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I have had difficulties accessing (free) technical support for XP, which came preinstalled with my new laptop, and which behaved oddly after set-up. I thought I could contact the manufacturer's telephone helpline and get free advice. Silly me! They refused saying the XP problem was not a 'fault'. I must have done something wrong so they would only help if I paid them.
When I read the license agreement details for software on the manufacturer's website, I realised that they there was no obligation for them to provide support, even for people like me, with three year warranties. Re software at least, you are on your own, lest you're lucky and get a sympathetic person on the line.
I have a disability which means I can't spend hours trawling through info online to find the answers. And the one book I bought didn't have the answer.
In the past, the companies I bought my computers from have been immensely helpful. Is the change peculiar to the company I chose this time, or is this an industry-wide trend?
Thank goodness for PC Advisor's helpline. (They couldn't solve the problem either, so proving I wasn't dealing with something terribly basic).
I'm sending my laptop back. When I paid for a this model plus the three year warranty, I paid for more than help with hardware. But legally, I know I'm on shaky ground. Once I switched the computer on, I 'accepted the computer'. And in terms of the hardware, it works.
I thought technical support for the OS was for all sorts of problems. Not just 'bugs'.
How you tell us what your problem with XP is?
Pre-installed = OEM = Support from the company you bought the PC of.
The problem with pre-installed Windows is the computer manufacturer and Microsoft quite often keep passing the buck to the other. Both say that it's for the other party to sort it out.
Who did you buy the laptop from, or who is the manufacturer? Some of the larger OEMs have "representatives" on this forum, and if you name the OEM here, or start a new thread with their name in the title, you might get a response from them, especially if they know you suffer from a disability. You might get a sympathetic ear.
It's a fact of life these days that manufacturers of hardware buy windows operating systems from Microsoft at a large discount on the basis that they, and not Microsoft, provide the suppoet for the software. In practical terms, so far as you (and me too) are concerned, that generally means a phone helpline, often at a premium rate, which may eventually connect to an advisor who may not know much about the solution to your problem even if you are technically minded enough to explain it properly.
The basic advice must be to buy the computer with a credit card, test the product on arrival and see that it works to your satisfaction. If it doesn't, then send it back under the distance selling regulations and if there is a problem getting a refund then kick up a fuss with the credit card company
An alternative is to buy (again with a credit card) from a local retailer and see the thing up and working properly before you purchase. If it goes wrong and the supplier is local you can always take the laptop in for him to help. (I'm not talking Dixons or PCWorld here)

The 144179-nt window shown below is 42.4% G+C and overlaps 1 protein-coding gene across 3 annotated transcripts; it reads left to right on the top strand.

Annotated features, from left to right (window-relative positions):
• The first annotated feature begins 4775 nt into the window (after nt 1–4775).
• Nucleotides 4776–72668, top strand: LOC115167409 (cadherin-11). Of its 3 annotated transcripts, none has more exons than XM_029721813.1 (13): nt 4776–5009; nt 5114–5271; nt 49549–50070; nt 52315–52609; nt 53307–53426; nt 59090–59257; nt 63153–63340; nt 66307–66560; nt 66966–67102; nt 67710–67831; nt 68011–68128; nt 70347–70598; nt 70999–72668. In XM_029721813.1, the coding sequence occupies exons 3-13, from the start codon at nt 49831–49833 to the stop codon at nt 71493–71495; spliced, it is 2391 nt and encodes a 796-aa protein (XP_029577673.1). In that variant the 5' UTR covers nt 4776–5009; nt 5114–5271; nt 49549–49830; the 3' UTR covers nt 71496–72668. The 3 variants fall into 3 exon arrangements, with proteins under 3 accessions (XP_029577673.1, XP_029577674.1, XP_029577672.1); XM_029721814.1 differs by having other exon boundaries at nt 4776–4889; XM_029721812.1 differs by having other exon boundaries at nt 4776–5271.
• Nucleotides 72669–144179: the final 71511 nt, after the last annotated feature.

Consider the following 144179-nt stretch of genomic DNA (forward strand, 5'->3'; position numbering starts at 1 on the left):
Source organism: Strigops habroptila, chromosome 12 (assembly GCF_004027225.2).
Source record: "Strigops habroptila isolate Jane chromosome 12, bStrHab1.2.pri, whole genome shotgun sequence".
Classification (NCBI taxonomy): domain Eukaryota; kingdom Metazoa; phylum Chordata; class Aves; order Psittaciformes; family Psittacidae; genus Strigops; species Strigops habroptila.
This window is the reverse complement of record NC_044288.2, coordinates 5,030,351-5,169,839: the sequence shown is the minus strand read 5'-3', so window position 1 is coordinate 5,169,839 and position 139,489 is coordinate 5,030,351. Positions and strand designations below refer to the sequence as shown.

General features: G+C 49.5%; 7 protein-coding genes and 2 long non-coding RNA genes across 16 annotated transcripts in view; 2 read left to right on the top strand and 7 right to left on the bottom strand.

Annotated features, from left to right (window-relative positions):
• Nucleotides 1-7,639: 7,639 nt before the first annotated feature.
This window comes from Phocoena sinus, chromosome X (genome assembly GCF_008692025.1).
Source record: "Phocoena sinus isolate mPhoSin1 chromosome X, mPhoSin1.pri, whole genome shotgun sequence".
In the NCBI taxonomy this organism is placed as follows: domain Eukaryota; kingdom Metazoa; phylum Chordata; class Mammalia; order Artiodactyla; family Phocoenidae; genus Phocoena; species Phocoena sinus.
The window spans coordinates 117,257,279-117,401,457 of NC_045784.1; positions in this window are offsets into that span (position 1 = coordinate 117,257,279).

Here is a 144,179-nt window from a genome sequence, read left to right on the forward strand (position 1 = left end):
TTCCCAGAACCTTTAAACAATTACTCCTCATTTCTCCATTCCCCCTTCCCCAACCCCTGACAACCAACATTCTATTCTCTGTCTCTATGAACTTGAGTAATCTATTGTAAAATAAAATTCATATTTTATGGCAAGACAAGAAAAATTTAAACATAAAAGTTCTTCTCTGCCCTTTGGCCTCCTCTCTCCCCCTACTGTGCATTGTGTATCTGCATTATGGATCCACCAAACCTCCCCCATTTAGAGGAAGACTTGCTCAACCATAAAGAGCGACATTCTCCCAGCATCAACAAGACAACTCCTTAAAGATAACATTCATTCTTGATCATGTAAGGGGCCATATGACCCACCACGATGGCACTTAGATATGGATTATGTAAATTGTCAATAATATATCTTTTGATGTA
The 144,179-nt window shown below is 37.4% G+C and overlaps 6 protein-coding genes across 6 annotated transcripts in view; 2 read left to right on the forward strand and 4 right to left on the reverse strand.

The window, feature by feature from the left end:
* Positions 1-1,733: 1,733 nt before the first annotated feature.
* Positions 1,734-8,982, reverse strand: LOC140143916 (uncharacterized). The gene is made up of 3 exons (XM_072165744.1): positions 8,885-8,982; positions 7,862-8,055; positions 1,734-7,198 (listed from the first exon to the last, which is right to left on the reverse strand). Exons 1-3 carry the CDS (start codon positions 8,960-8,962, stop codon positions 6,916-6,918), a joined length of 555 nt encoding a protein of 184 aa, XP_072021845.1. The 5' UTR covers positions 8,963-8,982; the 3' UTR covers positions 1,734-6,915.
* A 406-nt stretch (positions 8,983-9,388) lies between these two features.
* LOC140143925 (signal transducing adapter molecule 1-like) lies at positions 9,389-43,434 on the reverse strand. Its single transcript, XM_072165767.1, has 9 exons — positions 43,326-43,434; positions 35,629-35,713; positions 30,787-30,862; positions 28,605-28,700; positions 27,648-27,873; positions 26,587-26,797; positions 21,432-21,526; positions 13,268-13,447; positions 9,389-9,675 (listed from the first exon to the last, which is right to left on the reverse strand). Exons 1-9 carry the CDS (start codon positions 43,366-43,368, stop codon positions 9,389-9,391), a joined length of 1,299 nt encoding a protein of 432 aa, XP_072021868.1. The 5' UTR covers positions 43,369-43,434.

Once you have bought a computer you will find that the Microsoft web site and probably this forum are the two places to find help
At Microsoft there is a help page where you can type in the problem and see what it comes up with. It may sound unlikely, but it does actually work most of the time
This forum can help. Most of the folk here have had software problems galore and many of them have found the answer which they will be happy to share with you, even if only to show how totally clever they think they are
You have learned that support for software is pretty thin these days. Even if you buy the full retail product and rely on Microsoft support it only lasts a very short time and after that you will have to pay a hefty fee
It may be some consolation that if a new product works ok when you get it, then it will probably continue to do so, and even if the software goes wrong the current system restore arrangements will usually put things right easily
If it doesn't work well when new then, as many of us know, it may well be a total pain and is best sent back from where it came straight away
Thanks to all who responded but spending long periods reading articles on the microsoft site, trying to finds the right one and reading them, is not an option for me. My eyes just stop being able to see anything after a while but blurred images. When the muscles go, that's it. Please accept that my restriction is a real restriction. I really needed tech support on the phone.
The unsympathetic company was IBM. I've had two computers from them in the past and they were brilliant. Indeed, they used to send engineers down from the local service centre to help me. All I had to say that I was disabled and they were round here, often within 24 hours. That changed in recent years but they were still friendly and helpful on the phone. Not that I had many problems. And the few I had were ably managed by PC Advisor experts, who unlike IBM, were there for me after 5.
Re going to a shop: not many shops have IBM laptops for you to look at. Not around here. I have a John Lewis, which has a lot of Toshibas, but Toshibas don't have all the ports I want. My IBM had everything. When I chose the model, I checked with the dealer and they said that IBM would help with tech support. Ahem! I could also pay a subscription to them.